Insomnia – which is Latin for “no sleep” — is the inability to fall asleep or remain asleep. Insomnia is the most common sleep complaint among Americans, and can be either acute (lasts one to several nights) or chronic (lasts months to years).
Half of those who have experienced insomnia blame the problem on stress and worry. In the case of stress-induced insomnia, the degree to which your sleep is disturbed depends on the severity and duration of the stressful situation.
Stressful situations that may lead to insomnia include:
- Anticipation of a major event, such as a wedding, vacation, or holiday
- Loss of a job
- Loss of a loved one
- Marital or relationship problems
- Tragic occurrence
Insomnia can also occur because of jet lag, shift work, or other major schedule changes. Insomnia is more likely to occur in older people and women. Women may suffer loss of sleep with hormonal fluctuations, due to menstruation, pregnancy, or menopause.
Rates of insomnia increase with age, but most often the sleep disturbance is attributed to some other medical condition, including:
- Alzheimer’s disease
- Chronic pain conditions, such as fibromyalgia
- Consuming too much caffeine or other stimulants (through food or drink or in medicines, such as weight-loss products or cold medicines)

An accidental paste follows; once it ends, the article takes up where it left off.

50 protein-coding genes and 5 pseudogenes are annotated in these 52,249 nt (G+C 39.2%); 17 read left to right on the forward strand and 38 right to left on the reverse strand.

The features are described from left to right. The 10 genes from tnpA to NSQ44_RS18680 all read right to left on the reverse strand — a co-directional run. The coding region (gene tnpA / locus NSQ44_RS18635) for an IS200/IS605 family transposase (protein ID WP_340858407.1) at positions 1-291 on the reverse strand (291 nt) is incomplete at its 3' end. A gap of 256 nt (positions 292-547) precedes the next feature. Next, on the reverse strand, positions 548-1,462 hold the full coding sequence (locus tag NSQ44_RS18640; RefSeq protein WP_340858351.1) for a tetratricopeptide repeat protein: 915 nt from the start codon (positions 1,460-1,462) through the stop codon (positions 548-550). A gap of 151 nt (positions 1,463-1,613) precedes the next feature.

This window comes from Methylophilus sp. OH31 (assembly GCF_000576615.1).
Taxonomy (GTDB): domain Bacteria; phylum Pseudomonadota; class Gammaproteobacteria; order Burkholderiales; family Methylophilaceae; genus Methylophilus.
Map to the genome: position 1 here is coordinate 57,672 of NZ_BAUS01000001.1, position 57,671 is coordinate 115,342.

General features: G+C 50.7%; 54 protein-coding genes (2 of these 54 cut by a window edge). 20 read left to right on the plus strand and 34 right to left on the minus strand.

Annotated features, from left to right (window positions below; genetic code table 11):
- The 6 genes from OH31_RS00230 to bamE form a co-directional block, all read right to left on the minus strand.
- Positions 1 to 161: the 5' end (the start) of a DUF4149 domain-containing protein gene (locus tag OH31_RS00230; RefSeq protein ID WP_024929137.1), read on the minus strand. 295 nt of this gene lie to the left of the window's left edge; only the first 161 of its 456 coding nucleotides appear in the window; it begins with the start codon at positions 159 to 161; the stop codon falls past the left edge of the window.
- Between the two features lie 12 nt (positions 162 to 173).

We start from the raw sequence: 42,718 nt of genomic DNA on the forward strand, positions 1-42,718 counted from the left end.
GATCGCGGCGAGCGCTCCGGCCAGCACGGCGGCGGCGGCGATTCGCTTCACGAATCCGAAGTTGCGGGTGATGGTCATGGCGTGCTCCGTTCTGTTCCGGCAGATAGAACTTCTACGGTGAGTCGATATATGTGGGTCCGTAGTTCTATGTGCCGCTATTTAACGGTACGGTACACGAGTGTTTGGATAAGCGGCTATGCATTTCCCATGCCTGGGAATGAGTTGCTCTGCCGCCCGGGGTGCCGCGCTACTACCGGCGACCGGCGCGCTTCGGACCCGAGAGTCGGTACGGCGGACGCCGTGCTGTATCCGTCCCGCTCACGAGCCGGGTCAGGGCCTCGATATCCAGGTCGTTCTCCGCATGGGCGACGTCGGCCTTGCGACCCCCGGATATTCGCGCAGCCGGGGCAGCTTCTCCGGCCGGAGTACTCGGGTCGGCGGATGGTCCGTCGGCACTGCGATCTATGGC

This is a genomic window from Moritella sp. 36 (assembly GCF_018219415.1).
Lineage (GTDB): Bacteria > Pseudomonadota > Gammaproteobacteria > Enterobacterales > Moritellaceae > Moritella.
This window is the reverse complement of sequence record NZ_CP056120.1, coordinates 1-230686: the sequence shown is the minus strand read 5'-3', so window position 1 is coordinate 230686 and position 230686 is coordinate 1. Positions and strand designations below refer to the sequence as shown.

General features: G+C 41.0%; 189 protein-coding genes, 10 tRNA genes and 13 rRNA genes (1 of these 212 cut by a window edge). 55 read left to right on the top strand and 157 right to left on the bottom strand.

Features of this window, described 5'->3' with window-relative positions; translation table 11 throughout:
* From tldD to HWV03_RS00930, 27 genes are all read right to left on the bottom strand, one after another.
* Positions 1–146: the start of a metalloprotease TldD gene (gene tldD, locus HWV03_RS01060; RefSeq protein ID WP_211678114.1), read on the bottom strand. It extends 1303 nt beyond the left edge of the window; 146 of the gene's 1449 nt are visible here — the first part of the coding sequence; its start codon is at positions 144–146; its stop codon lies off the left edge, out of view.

- Drinking alcohol, which can prohibit deep, restful sleep cycles
- Gastroesophageal reflux disease (GERD)
- Heart disease
- Other mental health conditions
- Parkinson’s disease
- Post-traumatic stress disorder (PTSD)
- Taking certain medicines, such as some antidepressants and medicines for asthma or blood pressure
- Using nicotine-containing tobacco products, such as cigarettes
Signs and symptoms of insomnia include:
- Being tired during the day
- Having persistent worries about sleep
- Irritability, depression, or anxiety
- Making excessive errors
- Rarely feeling well-rested after a night’s sleep
- Trouble falling or staying asleep at night
- Trouble focusing on work, school, home, or social life
- Trouble paying attention
- Waking up during the night
- Waking up too early
The sleep medicine experts at the University of Miami Health System are experienced in treating insomnia so you can rest easier and feel more refreshed each day.
Why Choose UHealth?
Regional leaders in sleep medicine and sleep surgery. As a fully accredited comprehensive sleep center, our program meets and exceeds the rigorous standards set by the American Academy of Sleep Medicine. This designation recognizes our facility, services, and providers for the highest commitment to safety and quality care.
Multispecialty care customized for your good health and overall wellness. Depending on your condition, your team can include ear, nose, and throat doctors (ENT), pulmonologists (lung specialists), neurologists, psychiatrists, and weight management specialists with special expertise in sleep disorders. You receive the best care possible when we’re all working together for you.
Sleep studies offered 24/7 in a state-of-the-art sleep center. You can rest assured that you receive the most advanced care available. Sleep studies and tests are conducted in a modern, comfortable center — including the latest technology and a friendly, knowledgeable staff.